If you’re listening or reading you can half-know a word and still understand the sentence as a whole. But if you need to use that word in speech or write it down then you’re forced to really understand how it should be used.
In order to make sure you activate the things that you’ve been studying there are a couple of things you can do.
When you’re doing speaking practice you can use conversation topics that steer your dialogue towards what you’ve been learning.
To get in some writing practice, you can try to write out a story, blog post, journal entry or anything else using the grammar and vocab you’ve learned. Preferably it should be profane, bizarre, erotic, eccentric, deranged, etc. Basically anything that will make new language stick in your mind.
4. Let your passion burn with the fire of a thousand eruptions
Motivation is one of the key factors in being a good language learner, so be sure to have some good reasons why you think you really need to learn the language. And to pile motivation on top of motivation, always stay on the lookout for new sources of inspiration.
This could mean joining a volunteer group where your new language becomes essential, as it might be if you were teaching English to immigrants.
Another option could be inventing a project that requires your new language. Maybe translating your favorite novel is a bit beyond your abilities at this point, but if you have younger relatives, why not try translating children’s books for them to read? Or you could simply sign up for an officially recognized test like the JLPT for Japanese or the TOPIK for Korean. Any one of these options would help, and if you combine them then you’ll really be cooking with gas.
5. Become a new you
I’m an INFJ. What are you?
If you know what I’m talking about you probably have your own four-letter characterization of your personality forever burnt into your mind. For those of you who don’t know, these letters come from the Myers-Briggs personality test which has become quite popular despite a lack of scientific evidence to support it.
In fact, personality is much more malleable than most of us think and is strongly shaped by what we believe about ourselves. This is good because learning a new language may require some personality changes for a least a few of us. Learning a language means allowing yourself to be open to constant criticism and willing to say whatever comes to your mind, even if it’s not perfect. That’s the key. Being sociable and willing to make mistakes.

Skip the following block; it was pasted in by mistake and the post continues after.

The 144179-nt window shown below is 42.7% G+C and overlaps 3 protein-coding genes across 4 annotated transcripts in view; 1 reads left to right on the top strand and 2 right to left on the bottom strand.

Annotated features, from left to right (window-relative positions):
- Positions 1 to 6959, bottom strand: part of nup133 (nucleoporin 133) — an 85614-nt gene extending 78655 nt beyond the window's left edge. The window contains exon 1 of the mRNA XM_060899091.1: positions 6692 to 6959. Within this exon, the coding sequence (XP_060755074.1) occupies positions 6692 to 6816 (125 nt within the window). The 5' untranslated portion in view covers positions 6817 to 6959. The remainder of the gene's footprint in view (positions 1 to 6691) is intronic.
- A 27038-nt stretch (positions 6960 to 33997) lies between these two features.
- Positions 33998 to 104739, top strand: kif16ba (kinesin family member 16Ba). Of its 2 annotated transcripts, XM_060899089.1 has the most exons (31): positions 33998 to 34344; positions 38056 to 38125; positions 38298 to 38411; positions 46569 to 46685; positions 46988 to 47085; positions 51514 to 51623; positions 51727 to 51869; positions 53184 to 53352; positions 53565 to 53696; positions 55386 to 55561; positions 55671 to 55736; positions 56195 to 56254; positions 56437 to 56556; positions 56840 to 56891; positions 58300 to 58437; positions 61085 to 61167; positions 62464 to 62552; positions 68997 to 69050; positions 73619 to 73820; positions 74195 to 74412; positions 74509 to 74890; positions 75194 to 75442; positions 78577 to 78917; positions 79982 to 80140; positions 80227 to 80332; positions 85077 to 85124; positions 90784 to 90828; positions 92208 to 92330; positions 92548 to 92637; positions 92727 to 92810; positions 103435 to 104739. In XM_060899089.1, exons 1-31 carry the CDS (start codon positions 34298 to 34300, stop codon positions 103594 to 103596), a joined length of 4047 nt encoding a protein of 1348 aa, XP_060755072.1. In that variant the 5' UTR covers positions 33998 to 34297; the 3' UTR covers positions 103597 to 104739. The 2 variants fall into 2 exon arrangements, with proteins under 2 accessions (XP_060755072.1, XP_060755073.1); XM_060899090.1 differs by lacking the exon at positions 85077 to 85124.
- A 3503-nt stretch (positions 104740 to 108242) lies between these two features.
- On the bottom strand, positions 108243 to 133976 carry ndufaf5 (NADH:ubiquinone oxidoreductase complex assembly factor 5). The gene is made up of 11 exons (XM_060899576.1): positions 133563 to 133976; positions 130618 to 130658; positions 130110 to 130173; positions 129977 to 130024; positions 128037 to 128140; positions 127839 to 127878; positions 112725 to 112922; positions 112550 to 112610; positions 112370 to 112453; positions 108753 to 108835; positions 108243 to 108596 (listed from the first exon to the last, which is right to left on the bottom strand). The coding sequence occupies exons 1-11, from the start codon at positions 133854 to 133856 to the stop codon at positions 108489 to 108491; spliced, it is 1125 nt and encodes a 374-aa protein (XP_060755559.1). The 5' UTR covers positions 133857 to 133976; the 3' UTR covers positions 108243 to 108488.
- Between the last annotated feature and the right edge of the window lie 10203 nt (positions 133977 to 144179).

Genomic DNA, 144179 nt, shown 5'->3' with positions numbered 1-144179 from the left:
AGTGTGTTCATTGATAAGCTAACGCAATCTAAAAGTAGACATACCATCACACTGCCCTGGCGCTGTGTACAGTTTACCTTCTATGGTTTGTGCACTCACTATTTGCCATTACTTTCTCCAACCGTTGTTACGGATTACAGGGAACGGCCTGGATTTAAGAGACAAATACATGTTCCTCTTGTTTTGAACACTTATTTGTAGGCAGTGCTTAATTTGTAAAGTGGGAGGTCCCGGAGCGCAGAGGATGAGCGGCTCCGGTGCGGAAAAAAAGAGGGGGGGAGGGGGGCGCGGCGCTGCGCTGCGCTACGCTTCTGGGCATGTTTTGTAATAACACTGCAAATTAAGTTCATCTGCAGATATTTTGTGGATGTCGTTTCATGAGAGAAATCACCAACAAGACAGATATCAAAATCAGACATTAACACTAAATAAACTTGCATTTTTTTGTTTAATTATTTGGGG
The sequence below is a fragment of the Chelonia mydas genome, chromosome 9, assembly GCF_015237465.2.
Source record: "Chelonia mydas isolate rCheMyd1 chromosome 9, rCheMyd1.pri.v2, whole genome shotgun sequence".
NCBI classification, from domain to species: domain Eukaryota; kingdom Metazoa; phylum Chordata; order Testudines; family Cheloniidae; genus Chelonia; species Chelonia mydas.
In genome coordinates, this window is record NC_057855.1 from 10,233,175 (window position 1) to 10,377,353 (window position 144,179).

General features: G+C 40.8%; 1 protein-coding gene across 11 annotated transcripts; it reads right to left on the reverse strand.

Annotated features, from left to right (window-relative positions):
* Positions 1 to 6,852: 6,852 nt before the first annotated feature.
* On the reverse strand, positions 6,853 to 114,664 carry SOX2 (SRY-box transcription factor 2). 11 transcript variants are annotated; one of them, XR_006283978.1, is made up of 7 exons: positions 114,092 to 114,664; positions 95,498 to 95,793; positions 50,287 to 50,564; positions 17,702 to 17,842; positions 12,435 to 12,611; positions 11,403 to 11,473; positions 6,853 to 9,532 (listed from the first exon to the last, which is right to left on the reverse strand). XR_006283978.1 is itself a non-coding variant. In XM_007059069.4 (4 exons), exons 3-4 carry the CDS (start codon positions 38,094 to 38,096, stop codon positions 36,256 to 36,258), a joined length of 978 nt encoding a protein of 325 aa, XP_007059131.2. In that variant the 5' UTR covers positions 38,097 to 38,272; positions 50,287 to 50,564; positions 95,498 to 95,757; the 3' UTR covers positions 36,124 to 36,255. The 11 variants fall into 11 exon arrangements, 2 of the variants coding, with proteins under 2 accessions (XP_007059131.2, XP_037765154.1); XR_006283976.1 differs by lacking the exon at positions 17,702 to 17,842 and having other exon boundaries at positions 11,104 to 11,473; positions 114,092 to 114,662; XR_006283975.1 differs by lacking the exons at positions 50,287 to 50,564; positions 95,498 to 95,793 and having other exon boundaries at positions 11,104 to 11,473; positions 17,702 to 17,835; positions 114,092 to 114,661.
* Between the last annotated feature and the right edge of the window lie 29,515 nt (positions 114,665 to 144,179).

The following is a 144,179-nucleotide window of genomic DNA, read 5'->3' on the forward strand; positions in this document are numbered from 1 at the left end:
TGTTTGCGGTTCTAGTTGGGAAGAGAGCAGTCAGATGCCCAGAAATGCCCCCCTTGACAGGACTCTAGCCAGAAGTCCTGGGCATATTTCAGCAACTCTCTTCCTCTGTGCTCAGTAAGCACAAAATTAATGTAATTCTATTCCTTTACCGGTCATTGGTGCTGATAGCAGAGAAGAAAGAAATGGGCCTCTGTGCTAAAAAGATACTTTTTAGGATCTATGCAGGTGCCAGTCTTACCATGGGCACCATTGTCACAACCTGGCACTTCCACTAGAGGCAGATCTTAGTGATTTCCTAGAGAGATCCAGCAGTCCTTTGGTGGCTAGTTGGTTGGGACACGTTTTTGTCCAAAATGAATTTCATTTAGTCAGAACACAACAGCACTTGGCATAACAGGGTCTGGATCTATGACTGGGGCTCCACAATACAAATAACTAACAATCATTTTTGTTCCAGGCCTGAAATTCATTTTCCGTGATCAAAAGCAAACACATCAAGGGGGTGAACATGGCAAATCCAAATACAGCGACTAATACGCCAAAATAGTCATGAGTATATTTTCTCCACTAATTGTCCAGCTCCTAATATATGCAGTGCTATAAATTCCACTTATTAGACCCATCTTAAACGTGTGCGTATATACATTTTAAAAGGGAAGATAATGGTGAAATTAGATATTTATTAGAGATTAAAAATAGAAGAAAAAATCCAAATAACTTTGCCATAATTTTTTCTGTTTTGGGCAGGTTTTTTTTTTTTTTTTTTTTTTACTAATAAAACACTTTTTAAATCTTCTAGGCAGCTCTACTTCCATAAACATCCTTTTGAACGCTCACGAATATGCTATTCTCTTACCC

If this sounds difficult, take it one step at a time. You can try to be less of a perfectionist in your native language first, which may seem less frightening. Or you could try meditation, which has been shown to reduce neuroticism over time. Whatever suites your personality…for the moment.
6. Pulling out all the stops
In order to really take your learning to the next level take some time to learn about new technology and techniques that will help immerse you in your language. For starters there’s the classic change-the-language-of-all-your-electronic-devices trick as well as the spaced repetition memorization technique.
Other favorites include language learning apps such as Duolingo and the aforementioned Memrise. Then there’s also an extension for Google Chrome that will change just a few words on each page to the language you’re trying to learn so it’s not too intimidating. And of course there’s FluentU! You’ll have the ability to select a video in the language of your choice from an extensive library, including subtitles in the target language, explanations for unknown vocab, audio pronunciations and active learning tools.
FluentU takes authentic videos—like music videos, movie trailers, news and inspiring talks—and turns them into personalized language learning lessons.
7. Improve your study habits
Despite spending years and years of our lives in the school system being forced to study, many of us have never seriously considered how to study effectively. Thankfully we’ve got science to direct our pursuits.
What do these studies show? Mostly that taking some simple actions can have clear impacts on how well we learn. For instance, if you just switch the room where you study every now and then it will help you retain words you want to memorize. And again, if you just switch the skills you’re working on every now and then, provided they’re at least somewhat related, it will help you improve more than just honing in on one skill for several hours at a time.
While it may seem like we’re getting more work done when we sit in one place and focus on one task the whole day, the reality is quite different. This uses so much willpower that it’s harder to get stuff done. So remember: Variety is key.
8. Get some sleep
I know, I know. You’re busy. You’ve got things to do. There’s no way I can work all day, see my friends, study a language and get as much sleep as I need, you say.
But it’s worth the extra effort to plan out your day down to the fine details to ensure you get enough sleep. The early part of our sleep cycle is the part that helps our brain with learning languages and lack of sleep has been shown to hurt students even when they are using that time to study. If you’re serious about learning, then sleep has got to be up there on the priorities.
You’ll finally be able to rest easy at night after laying down your road map to language learning success.
Sure, languages can sometimes seem like big, scary monsters that resist all our attempts to get them under our control.
But that’s just an illusion.
With the right frame of mind, some tools, your passion and a lot of persistence, that new language will be your tame little pet before you know it.